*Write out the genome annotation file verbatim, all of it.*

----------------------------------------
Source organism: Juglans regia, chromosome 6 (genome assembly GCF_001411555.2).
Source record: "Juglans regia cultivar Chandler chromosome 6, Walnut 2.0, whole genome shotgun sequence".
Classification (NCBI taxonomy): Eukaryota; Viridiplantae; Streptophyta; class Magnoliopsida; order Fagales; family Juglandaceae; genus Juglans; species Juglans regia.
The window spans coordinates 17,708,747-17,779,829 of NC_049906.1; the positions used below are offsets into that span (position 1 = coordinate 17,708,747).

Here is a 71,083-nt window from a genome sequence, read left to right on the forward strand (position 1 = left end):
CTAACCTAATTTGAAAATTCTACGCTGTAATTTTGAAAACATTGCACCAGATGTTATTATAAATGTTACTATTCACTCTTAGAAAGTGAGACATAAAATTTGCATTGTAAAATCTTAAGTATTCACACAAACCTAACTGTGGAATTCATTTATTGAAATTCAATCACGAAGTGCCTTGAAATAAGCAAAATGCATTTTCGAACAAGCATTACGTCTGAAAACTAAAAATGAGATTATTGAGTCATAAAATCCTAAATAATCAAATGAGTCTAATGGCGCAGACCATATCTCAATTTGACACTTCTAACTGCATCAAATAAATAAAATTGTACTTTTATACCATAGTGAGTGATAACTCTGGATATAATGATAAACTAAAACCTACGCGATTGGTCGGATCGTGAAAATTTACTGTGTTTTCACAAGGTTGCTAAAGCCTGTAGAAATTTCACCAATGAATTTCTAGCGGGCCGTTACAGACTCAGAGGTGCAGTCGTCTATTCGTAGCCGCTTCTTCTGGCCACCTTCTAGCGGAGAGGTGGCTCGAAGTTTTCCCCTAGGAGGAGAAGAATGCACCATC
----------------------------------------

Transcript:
Source organism: Juglans regia, chromosome 6 (genome assembly GCF_001411555.2).
Source record: "Juglans regia cultivar Chandler chromosome 6, Walnut 2.0, whole genome shotgun sequence".
Classification (NCBI taxonomy): Eukaryota; Viridiplantae; Streptophyta; class Magnoliopsida; order Fagales; family Juglandaceae; genus Juglans; species Juglans regia.
The window spans coordinates 17,708,747-17,779,829 of NC_049906.1; the positions used below are offsets into that span (position 1 = coordinate 17,708,747).

Here is a 71,083-nt window from a genome sequence, read left to right on the forward strand (position 1 = left end):
CTAACCTAATTTGAAAATTCTACGCTGTAATTTTGAAAACATTGCACCAGATGTTATTATAAATGTTACTATTCACTCTTAGAAAGTGAGACATAAAATTTGCATTGTAAAATCTTAAGTATTCACACAAACCTAACTGTGGAATTCATTTATTGAAATTCAATCACGAAGTGCCTTGAAATAAGCAAAATGCATTTTCGAACAAGCATTACGTCTGAAAACTAAAAATGAGATTATTGAGTCATAAAATCCTAAATAATCAAATGAGTCTAATGGCGCAGACCATATCTCAATTTGACACTTCTAACTGCATCAAATAAATAAAATTGTACTTTTATACCATAGTGAGTGATAACTCTGGATATAATGATAAACTAAAACCTACGCGATTGGTCGGATCGTGAAAATTTACTGTGTTTTCACAAGGTTGCTAAAGCCTGTAGAAATTTCACCAATGAATTTCTAGCGGGCCGTTACAGACTCAGAGGTGCAGTCGTCTATTCGTAGCCGCTTCTTCTGGCCACCTTCTAGCGGAGAGGTGGCTCGAAGTTTTCCCCTAGGAGGAGAAGAATGCACCATC